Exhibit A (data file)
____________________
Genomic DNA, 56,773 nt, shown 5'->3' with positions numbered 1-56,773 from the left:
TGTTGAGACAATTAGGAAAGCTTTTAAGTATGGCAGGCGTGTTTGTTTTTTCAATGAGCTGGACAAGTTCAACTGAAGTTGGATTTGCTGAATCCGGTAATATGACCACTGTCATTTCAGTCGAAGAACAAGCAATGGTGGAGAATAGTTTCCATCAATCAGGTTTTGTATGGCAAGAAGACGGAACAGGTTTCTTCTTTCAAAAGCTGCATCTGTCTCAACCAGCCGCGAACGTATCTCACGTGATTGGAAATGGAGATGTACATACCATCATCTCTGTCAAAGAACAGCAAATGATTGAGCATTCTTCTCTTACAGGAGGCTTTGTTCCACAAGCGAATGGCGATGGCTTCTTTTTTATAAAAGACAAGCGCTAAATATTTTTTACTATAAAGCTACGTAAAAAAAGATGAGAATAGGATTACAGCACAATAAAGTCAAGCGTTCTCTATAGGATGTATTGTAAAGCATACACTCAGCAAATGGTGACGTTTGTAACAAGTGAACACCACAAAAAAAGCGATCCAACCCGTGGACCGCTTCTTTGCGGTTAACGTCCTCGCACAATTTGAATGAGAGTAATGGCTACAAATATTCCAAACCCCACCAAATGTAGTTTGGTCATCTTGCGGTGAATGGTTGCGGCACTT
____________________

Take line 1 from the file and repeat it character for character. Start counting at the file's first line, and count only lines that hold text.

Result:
Genomic DNA, 56,773 nt, shown 5'->3' with positions numbered 1-56,773 from the left: